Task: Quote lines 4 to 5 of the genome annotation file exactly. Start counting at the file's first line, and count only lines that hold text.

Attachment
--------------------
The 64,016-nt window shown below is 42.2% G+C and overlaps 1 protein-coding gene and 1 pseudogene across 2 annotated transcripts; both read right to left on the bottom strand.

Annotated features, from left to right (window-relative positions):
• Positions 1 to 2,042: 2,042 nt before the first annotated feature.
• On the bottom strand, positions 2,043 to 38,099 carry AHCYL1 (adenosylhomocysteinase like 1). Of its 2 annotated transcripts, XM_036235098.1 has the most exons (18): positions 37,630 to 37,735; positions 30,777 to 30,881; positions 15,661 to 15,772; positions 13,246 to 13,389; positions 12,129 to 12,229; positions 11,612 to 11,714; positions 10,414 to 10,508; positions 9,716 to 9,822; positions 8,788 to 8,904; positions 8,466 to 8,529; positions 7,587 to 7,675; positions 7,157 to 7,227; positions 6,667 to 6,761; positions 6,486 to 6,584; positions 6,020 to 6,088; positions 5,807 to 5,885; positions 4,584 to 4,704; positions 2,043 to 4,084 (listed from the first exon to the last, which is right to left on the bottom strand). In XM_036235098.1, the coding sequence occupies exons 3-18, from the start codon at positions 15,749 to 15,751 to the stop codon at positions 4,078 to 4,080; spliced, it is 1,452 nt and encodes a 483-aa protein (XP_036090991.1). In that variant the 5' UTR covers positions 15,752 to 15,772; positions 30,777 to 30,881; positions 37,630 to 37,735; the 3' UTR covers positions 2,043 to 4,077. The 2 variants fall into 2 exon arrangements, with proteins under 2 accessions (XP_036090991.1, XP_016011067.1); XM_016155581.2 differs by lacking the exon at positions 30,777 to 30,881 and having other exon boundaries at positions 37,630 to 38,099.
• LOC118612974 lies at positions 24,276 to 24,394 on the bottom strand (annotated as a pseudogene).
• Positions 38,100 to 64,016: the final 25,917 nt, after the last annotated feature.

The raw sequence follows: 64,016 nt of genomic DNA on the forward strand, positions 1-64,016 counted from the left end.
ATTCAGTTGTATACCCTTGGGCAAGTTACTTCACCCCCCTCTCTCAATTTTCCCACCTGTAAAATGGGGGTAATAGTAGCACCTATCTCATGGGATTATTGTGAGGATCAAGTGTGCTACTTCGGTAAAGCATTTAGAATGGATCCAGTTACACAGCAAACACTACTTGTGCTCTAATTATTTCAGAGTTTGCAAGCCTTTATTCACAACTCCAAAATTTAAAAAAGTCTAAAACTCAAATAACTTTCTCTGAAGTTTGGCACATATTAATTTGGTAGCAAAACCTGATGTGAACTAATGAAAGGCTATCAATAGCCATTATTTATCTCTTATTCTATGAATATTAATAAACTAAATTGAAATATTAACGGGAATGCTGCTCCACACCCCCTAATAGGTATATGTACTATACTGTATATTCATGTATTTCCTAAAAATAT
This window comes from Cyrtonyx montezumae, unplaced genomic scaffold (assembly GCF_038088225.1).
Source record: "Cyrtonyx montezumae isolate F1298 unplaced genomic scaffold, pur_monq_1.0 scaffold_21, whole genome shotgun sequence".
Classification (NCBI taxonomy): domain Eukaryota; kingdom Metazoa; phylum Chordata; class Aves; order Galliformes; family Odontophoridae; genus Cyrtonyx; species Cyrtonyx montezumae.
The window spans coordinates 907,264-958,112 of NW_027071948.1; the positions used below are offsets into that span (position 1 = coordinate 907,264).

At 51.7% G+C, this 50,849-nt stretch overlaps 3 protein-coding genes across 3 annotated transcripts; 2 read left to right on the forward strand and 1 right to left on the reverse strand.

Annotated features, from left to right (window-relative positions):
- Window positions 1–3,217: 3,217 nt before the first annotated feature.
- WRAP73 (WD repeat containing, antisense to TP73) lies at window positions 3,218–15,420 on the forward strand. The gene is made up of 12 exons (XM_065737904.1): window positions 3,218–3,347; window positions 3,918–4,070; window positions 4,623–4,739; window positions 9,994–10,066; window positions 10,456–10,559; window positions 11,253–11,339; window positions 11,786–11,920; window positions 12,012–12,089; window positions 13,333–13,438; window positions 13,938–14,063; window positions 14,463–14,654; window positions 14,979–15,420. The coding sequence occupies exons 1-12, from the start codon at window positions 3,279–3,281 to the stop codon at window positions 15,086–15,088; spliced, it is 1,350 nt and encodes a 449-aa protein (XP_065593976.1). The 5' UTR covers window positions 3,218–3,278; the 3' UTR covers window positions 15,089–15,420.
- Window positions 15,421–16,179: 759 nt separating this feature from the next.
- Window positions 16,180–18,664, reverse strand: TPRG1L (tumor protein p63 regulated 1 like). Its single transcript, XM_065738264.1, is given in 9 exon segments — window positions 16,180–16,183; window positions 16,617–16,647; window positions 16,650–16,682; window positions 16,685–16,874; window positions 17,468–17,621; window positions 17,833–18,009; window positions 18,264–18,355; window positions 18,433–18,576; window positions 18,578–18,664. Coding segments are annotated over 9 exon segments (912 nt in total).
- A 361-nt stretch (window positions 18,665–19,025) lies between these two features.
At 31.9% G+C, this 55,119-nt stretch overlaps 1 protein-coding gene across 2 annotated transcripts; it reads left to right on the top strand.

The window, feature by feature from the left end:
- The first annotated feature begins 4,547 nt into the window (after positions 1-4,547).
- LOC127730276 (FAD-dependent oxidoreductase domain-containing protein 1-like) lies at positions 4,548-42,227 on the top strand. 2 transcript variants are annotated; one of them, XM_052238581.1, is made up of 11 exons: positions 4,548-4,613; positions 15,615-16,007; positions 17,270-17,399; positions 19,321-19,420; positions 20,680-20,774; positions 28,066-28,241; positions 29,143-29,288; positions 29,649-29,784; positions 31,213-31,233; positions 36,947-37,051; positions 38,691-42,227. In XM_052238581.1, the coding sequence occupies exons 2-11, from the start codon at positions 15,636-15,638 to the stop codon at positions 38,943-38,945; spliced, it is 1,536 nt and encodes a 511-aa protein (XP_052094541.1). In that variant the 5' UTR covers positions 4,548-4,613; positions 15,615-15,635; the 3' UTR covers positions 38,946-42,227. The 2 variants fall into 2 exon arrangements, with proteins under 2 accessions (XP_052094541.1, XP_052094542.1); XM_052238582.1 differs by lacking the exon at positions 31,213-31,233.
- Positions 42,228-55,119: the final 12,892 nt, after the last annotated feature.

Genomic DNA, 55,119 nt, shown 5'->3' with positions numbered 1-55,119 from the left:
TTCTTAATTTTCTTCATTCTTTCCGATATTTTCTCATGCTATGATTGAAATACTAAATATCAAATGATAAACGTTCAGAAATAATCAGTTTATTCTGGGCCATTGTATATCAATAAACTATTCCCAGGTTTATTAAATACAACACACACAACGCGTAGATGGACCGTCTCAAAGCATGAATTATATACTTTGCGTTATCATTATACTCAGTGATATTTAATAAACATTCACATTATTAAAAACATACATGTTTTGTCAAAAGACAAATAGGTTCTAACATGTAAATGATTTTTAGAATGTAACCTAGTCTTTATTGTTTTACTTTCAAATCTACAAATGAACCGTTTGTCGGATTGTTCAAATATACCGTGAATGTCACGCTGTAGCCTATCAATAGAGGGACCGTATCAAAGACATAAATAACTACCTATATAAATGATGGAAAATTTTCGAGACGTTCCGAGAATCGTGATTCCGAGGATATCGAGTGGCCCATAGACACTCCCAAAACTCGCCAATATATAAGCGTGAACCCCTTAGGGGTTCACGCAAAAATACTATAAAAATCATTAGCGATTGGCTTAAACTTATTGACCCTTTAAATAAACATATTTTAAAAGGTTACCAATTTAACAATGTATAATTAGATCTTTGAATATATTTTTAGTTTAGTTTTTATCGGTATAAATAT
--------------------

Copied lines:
• On the bottom strand, positions 2,043 to 38,099 carry AHCYL1 (adenosylhomocysteinase like 1). Of its 2 annotated transcripts, XM_036235098.1 has the most exons (18): positions 37,630 to 37,735; positions 30,777 to 30,881; positions 15,661 to 15,772; positions 13,246 to 13,389; positions 12,129 to 12,229; positions 11,612 to 11,714; positions 10,414 to 10,508; positions 9,716 to 9,822; positions 8,788 to 8,904; positions 8,466 to 8,529; positions 7,587 to 7,675; positions 7,157 to 7,227; positions 6,667 to 6,761; positions 6,486 to 6,584; positions 6,020 to 6,088; positions 5,807 to 5,885; positions 4,584 to 4,704; positions 2,043 to 4,084 (listed from the first exon to the last, which is right to left on the bottom strand). In XM_036235098.1, the coding sequence occupies exons 3-18, from the start codon at positions 15,749 to 15,751 to the stop codon at positions 4,078 to 4,080; spliced, it is 1,452 nt and encodes a 483-aa protein (XP_036090991.1). In that variant the 5' UTR covers positions 15,752 to 15,772; positions 30,777 to 30,881; positions 37,630 to 37,735; the 3' UTR covers positions 2,043 to 4,077. The 2 variants fall into 2 exon arrangements, with proteins under 2 accessions (XP_036090991.1, XP_016011067.1); XM_016155581.2 differs by lacking the exon at positions 30,777 to 30,881 and having other exon boundaries at positions 37,630 to 38,099.
• LOC118612974 lies at positions 24,276 to 24,394 on the bottom strand (annotated as a pseudogene).